Porsche's new sport-utility vehicle, to be built as part of a joint venture with VW, is due for launch in 2002. Wendelin Wiedeking, chairman of Porsche AG, talked to Automotive News Europe's Dorothee Ostle about the company's plans for the luxury off-roader.
You expect North America to be the main market for your new sport-utility. Have you considered a US production site for the car?
We have been looking at all possibilities, including a production site in North America. But our studies clearly show that US customers expect a Porsche to be a European product with European flair.
The BMW and Mercedes-Benz marques both have successful production sites in America. The BMW Z3 (built in Spartanburg, South Carolina) and the Mercedes-Benz M-class (built in Vance, Alabama) enjoy strong demand from American customers.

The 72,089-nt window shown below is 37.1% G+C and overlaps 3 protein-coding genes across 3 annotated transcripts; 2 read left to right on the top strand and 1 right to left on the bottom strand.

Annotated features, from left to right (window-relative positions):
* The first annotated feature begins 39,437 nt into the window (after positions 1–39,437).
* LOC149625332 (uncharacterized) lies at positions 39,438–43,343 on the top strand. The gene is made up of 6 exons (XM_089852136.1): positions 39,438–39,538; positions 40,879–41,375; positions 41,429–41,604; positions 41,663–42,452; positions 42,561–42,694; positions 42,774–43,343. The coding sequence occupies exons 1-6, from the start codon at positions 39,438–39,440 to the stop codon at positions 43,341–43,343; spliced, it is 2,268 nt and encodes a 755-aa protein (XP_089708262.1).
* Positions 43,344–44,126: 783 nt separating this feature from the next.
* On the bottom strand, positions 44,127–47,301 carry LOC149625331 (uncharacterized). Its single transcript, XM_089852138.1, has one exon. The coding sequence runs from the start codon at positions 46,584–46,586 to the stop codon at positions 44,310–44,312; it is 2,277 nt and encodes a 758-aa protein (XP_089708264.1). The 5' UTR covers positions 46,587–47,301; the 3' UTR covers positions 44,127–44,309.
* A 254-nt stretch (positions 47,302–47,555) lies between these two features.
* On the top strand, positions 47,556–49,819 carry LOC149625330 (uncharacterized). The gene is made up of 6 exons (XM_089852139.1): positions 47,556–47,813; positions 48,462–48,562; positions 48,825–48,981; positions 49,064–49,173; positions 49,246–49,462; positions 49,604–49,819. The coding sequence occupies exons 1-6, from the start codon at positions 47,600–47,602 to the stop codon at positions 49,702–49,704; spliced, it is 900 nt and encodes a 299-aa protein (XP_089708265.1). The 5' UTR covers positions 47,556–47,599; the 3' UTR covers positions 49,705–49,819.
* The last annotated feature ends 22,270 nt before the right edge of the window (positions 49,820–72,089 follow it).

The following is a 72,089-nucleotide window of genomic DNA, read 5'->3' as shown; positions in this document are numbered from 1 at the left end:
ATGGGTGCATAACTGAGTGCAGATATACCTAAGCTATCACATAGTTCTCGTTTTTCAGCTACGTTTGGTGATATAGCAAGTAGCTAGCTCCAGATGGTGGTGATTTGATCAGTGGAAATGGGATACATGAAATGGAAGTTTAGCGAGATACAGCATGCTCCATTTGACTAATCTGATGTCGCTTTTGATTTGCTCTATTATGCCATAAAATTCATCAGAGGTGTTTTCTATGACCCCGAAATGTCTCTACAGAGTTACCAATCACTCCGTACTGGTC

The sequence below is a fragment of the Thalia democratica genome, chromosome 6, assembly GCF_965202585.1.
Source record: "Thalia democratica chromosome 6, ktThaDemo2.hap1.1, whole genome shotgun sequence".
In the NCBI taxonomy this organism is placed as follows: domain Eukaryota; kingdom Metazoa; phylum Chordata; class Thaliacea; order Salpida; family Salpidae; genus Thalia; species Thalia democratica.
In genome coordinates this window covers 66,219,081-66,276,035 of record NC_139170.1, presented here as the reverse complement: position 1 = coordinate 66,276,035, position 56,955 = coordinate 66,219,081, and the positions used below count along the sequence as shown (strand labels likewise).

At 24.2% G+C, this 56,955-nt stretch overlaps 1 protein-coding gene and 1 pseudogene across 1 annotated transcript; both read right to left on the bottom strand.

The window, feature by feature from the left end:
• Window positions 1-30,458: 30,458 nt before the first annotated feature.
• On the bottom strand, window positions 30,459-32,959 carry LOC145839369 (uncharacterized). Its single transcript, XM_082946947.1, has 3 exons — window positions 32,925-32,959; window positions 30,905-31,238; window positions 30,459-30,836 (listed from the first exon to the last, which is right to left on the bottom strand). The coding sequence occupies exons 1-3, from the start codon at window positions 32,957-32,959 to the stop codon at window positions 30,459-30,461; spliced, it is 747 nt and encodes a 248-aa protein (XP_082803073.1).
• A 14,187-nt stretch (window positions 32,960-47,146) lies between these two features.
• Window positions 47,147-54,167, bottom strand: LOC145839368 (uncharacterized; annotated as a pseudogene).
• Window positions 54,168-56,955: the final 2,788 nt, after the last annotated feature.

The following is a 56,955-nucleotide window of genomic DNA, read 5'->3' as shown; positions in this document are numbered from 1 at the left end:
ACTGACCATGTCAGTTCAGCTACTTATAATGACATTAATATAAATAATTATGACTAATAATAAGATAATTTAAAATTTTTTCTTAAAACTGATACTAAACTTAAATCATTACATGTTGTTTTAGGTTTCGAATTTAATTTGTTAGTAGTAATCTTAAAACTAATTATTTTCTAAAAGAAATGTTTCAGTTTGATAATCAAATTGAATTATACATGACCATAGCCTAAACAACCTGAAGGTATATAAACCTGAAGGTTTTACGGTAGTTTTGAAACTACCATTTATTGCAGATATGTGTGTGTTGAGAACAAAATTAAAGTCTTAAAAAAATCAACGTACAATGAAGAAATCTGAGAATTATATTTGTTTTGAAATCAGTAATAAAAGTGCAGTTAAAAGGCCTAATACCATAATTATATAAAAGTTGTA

Vital parts for both cars are made in Germany, exported and then just added to the production process in the USA. Our studies have shown that 70 percent of M-class customers are not aware of the fact that the car is American-made. But Porsche customers are a lot more focused on the product, the tradition, and our European origins. They are willing to pay a premium price as long as their Porsche is produced in Europe, according to our study.
What about eastern Europe?
I cannot say where American buyers' perception of Europe ends. All I can say is that the production of the Porsche Boxster at Valmet in Finland is well known by our American customers, and they perceive the product to be typically European. Also the quality of cars from Valmet is the same as Porsches made in Germany.
When will you decide where to produce your new sport-utility?
A few suppliers have not been selected yet. The decision on where to locate a production site partly depends on the supply chain. We are under no pressure to announce a decision. I think we will be able to announce a plant location in the autumn.